Saying, “No” allows you to say, “Yes” to your most important things. When you take the focus off the negative and put it on the positive, it makes it a whole lot easier. I will say, for people that don’t do this very often, it feels a little awkward at first. But I will remind everyone that saying the word “no” is a muscle. The more you use it, the stronger that muscle becomes and the easier it is to use.

Eventually you’ll actually like it. You’ll feel more powerful, as if you actually have a say in your own life. Imagine that.

Amy: Imagine that. It does give you extra confidence. I love that feeling of confidence that comes from saying, “No, I’m taking control here and I’m going to decide how I’m going to spend my time and what I’m going to do.”

Let’s switch gears a bit. Tell me, how do you move from creating the concept of your side business to actually realizing your dream?

Christy: That’s a great question. In coaching women all over the country, I see a common issue—we have a problem called perfectionism. We want everything to be perfect. We want the blog colors and logos to be perfect and everything to match our business cards and Facebook Page. We want everything to be beautiful and wonderful before we put anything out there.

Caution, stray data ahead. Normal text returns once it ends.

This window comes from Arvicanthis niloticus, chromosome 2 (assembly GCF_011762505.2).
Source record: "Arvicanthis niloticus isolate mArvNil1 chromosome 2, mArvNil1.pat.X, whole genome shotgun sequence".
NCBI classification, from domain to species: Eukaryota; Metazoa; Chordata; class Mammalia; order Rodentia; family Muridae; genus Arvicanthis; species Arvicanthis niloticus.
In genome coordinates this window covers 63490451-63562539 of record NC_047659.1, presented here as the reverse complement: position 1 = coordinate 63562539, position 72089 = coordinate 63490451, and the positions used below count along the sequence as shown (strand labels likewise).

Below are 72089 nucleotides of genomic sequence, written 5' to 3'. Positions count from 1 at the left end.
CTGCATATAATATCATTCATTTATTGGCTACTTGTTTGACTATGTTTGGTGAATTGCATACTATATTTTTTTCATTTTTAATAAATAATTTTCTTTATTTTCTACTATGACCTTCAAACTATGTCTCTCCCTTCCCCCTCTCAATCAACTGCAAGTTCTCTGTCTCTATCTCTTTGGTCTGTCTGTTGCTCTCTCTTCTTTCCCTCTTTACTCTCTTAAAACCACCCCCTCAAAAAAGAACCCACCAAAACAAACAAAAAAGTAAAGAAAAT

Unfortunately what happens is we never put anything out there. I encourage people to just get moving. Put something out there; take the first step. Write that first blog; create your first product. Tell someone in your church or community or work or school PTA that you’re doing this.

As you take one tiny baby step after another tiny baby step, each one fuels your confidence and your momentum to take that very next step. So often we look at the 5,000 things we have to do and we become overwhelmed. We don’t want to put anything out there until we do all of them and do them well. So it never happens and we lose a lot of opportunities in the process.

I encourage people to take that first step, whatever it might look like, wherever you are in your process or journey. Maybe it means writing a first blog. Maybe it means signing up for a WordPress or blog account. Maybe it means downloading a basic business plan and just putting your dreams on paper.

Amy: Yes, definitely. Once we start putting ourselves out there, one of the obstacles that a lot of women face is not liking the idea of charging people for their products, programs, and services. This seems especially true for those just getting started, just getting going with a side business. What do you tell women who don’t like to sell or don’t know what to charge for their goods? When they do get paid, how do they make sure they make the most of their profit?

Christy: I think all of us have been in the situation, and probably more than once, where we have been bothered by a pushy, aggressive salesperson. I’m reminded of kiosk retailers in the mall. I am just trying to get through the mall and they step out and want to put lotion on my hands; it’s very annoying. There will always be pushy salespeople.